September 18, 2011

How To Paint Leather Boots

It's time to pull your boots out of the bottom of your closet, dust them off and get your paint out and breathe some soul into them.  It's quick, fun and you get a new pair of kicks for about a one hour investment and $15 in materials.

Start by selecting the "it" pair of boots from your collection.  I know that you own at least three pair of cowboy style boots.  I would suggest choosing your least interesting pair that you hardly wear anymore but can't bring yourself to give away.

Gather your supplies

You will need the following:

Sandpaper - 160 grit
Two soft cotton cloths (old t-shirts work great)
Alcohol - rubbing alcohol works great for this application
Acrylic paints - your favorite color of the moment and a mahogany, deep plum, or walnut shade to add depth and distress
Oil - Linseed (any conditioning oil) to condition and protect the color
Boot polish in a clear or transparent color

What I used for mine...Sage Green and Dark Plum acrylic paints.

I started with a pair of white boots so if you want the lighter shade coming through like mine you will need to paint the boots white first and allow to dry completely.

Got it all together?  Then let's go.

Start by sanding all surfaces of the boots which will remove the sealer and rough the surface so that the paint will soak into the leather.  Do not sand to the point that you have removed all of the base paint color.  Sand with a light touch.  

I  did sand some areas of my boots down to the natural brown leather beneath the painted surface to reveal a nice brown area which also distresses the leather and will add depth of color.  DO NOT SAND your stitching as your boots will come apart at the seams literally.  Excuse the pun.

Once the two boots are similar in distressing and you have sanded all areas it's time to paint them in your favorite base color.  Squeeze your acrylic paint into a cup and add a 1 part alcohol to 4 parts paint ratio and mix thoroughly.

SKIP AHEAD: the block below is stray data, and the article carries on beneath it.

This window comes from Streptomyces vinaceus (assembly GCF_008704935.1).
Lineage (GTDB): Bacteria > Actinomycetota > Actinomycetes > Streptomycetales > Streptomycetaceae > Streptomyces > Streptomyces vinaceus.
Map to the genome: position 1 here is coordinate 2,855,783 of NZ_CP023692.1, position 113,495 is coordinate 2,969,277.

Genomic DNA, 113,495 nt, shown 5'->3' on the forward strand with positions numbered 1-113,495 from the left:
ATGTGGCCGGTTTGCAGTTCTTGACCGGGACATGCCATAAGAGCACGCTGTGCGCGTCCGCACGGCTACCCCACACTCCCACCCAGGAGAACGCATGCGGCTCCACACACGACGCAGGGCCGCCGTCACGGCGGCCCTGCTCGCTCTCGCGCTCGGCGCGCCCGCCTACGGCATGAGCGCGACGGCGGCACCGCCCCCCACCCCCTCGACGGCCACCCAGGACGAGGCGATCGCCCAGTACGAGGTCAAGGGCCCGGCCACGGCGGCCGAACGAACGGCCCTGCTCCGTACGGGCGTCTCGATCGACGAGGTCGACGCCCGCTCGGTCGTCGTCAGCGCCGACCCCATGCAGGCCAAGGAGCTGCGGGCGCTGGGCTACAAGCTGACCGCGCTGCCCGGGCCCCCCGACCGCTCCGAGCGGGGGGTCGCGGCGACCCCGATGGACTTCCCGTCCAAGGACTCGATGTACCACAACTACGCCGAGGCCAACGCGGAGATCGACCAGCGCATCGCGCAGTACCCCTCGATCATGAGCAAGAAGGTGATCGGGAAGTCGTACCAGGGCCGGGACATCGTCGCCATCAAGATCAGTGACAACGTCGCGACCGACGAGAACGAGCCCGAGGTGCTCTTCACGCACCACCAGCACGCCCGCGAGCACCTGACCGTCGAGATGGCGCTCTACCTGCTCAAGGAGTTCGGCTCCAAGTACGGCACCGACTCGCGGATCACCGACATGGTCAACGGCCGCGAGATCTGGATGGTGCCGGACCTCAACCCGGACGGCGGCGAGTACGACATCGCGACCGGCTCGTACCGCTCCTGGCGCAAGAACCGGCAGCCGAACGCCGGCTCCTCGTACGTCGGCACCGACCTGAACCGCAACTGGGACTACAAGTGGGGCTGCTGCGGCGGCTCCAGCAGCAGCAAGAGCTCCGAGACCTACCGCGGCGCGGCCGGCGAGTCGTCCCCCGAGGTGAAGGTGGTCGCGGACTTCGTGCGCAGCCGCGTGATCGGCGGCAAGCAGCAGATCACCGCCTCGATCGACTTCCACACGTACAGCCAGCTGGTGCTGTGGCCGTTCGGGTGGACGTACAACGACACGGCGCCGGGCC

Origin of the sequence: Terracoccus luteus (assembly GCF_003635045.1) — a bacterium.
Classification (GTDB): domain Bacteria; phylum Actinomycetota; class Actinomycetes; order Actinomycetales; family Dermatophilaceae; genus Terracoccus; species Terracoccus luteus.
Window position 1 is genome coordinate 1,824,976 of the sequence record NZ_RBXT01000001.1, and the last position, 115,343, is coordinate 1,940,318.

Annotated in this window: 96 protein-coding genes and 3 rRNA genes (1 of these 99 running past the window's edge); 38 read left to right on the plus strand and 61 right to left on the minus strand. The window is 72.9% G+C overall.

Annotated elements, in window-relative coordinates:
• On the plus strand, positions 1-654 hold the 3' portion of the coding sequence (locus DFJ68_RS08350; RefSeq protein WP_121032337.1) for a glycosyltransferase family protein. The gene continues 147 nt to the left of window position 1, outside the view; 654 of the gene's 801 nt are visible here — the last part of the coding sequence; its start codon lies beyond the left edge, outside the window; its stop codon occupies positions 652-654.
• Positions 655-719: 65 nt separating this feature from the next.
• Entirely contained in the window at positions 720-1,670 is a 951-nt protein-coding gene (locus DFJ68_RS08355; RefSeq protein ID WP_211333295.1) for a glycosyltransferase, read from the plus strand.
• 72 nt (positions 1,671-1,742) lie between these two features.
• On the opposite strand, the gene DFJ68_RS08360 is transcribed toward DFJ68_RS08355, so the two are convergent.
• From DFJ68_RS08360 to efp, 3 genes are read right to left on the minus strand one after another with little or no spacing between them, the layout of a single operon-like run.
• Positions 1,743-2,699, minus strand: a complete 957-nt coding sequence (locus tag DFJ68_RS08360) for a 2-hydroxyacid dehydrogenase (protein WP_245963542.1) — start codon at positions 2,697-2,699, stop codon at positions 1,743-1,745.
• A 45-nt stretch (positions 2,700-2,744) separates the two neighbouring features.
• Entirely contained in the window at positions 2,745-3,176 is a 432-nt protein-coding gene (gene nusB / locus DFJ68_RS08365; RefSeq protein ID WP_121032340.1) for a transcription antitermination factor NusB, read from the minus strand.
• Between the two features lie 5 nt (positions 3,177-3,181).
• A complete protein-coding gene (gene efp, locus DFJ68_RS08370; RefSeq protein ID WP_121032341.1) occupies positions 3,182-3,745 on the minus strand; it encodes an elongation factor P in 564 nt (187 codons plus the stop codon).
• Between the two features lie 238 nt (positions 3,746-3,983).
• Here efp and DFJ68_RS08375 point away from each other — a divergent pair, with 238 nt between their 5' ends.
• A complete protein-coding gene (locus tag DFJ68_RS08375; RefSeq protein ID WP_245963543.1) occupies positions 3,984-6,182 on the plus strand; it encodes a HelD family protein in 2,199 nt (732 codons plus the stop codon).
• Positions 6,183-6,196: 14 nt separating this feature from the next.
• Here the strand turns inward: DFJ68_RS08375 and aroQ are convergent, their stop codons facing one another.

Now paint your boots.  I used a wool swab, but a sponge applicator would work as well.

Now before the paint is completely dry, take the soft cotton cloth and wipe away some of the paint to reveal the color beneath.  Let dry for about 5-6 minutes while you paint the other boot and rub away some of the paint so that the two boots match.

Remember you can apply the paint, sand and reapply the paint as needed.

Now, back to the first boot.  Add your darker acrylic paint to a cup adding alcohol again in a 1 to 4 ratio, mix thoroughly.  Begin lightly applying the darker paint over the base color a section at a time like a wash.  Before the paint dries take your soft cotton cloth and gently wipe some or most of the darker paint off revealing the base color underneath.  Repeat for the rest of the boot and then continue the process on the second boot.

Allow to dry for 10-15 minutes.  Then sand again if you like until you achieve the amount of distressing that appeals to you making the boots your own or adding your soul to them.

Now rub the linseed oil or any conditioning oil made for leather into the leather slowly so that it has time to soak in with a clean soft cotton cloth.  DO NOT USE the same cloth you used that has paint all over it.  C'mon!

Now apply the boot polish per label instructions.

There you have it, a great new pair of new kicks for Fall for about $15 investment.

These are the boots I purchased from a seller on etsy that I distressed and painted.  I my new one of a kind, unique to me boots in my favorite shade of mossy green.

I'd love to hear about your boots once they are finished.

Blessings my Friends - Julie


Miss Wirth said...

so awesome!!! i am going on a thrift-store mission for boots to paint now :) thanks for sharing!!

Larissa Goddess said...

You are awesome!!!!

Deborah Jean at Dandelion House said...

So darned clever! Love those boots!
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